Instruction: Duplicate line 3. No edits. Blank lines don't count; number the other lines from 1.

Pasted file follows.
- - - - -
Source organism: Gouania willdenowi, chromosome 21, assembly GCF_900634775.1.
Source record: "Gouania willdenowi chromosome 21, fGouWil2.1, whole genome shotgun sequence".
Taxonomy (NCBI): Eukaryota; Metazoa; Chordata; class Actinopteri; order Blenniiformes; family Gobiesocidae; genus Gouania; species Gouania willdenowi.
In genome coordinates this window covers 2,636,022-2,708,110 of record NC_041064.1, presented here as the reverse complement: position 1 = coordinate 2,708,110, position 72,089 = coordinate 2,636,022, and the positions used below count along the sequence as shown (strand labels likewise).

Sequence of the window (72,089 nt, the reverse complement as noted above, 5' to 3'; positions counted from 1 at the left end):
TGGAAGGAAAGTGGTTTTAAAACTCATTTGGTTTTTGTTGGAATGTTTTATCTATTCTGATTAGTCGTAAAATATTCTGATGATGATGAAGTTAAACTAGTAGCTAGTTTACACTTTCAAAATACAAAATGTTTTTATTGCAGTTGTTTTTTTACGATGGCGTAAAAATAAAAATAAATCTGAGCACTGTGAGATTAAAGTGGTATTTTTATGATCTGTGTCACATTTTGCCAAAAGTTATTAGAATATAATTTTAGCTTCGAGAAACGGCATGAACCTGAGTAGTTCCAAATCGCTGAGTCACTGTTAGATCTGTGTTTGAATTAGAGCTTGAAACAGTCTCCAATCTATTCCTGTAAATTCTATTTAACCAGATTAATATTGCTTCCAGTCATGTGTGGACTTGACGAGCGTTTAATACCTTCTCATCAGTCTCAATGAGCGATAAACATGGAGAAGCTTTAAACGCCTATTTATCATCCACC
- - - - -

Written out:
Taxonomy (NCBI): Eukaryota; Metazoa; Chordata; class Actinopteri; order Blenniiformes; family Gobiesocidae; genus Gouania; species Gouania willdenowi.